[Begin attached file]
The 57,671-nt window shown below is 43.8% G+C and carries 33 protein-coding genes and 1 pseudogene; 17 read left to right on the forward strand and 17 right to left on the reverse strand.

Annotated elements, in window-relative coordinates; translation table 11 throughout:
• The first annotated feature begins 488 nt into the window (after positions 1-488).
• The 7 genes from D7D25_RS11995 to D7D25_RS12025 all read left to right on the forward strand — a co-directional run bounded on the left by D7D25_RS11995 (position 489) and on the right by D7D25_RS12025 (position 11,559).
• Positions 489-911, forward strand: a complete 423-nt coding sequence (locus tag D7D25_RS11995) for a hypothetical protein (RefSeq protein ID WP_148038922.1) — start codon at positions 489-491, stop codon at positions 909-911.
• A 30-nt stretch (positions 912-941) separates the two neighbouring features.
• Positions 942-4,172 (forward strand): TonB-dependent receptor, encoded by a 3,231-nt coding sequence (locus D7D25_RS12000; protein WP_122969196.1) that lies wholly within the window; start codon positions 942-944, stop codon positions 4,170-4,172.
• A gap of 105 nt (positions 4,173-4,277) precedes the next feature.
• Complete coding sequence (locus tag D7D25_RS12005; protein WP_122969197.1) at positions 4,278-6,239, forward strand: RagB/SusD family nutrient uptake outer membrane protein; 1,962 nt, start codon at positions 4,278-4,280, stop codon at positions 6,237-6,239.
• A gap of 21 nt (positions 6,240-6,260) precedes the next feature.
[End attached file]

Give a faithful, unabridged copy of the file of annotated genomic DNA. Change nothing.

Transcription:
The 57,671-nt window shown below is 43.8% G+C and carries 33 protein-coding genes and 1 pseudogene; 17 read left to right on the forward strand and 17 right to left on the reverse strand.

Annotated elements, in window-relative coordinates; translation table 11 throughout:
• The first annotated feature begins 488 nt into the window (after positions 1-488).
• The 7 genes from D7D25_RS11995 to D7D25_RS12025 all read left to right on the forward strand — a co-directional run bounded on the left by D7D25_RS11995 (position 489) and on the right by D7D25_RS12025 (position 11,559).
• Positions 489-911, forward strand: a complete 423-nt coding sequence (locus tag D7D25_RS11995) for a hypothetical protein (RefSeq protein ID WP_148038922.1) — start codon at positions 489-491, stop codon at positions 909-911.
• A 30-nt stretch (positions 912-941) separates the two neighbouring features.
• Positions 942-4,172 (forward strand): TonB-dependent receptor, encoded by a 3,231-nt coding sequence (locus D7D25_RS12000; protein WP_122969196.1) that lies wholly within the window; start codon positions 942-944, stop codon positions 4,170-4,172.
• A gap of 105 nt (positions 4,173-4,277) precedes the next feature.
• Complete coding sequence (locus tag D7D25_RS12005; protein WP_122969197.1) at positions 4,278-6,239, forward strand: RagB/SusD family nutrient uptake outer membrane protein; 1,962 nt, start codon at positions 4,278-4,280, stop codon at positions 6,237-6,239.
• A gap of 21 nt (positions 6,240-6,260) precedes the next feature.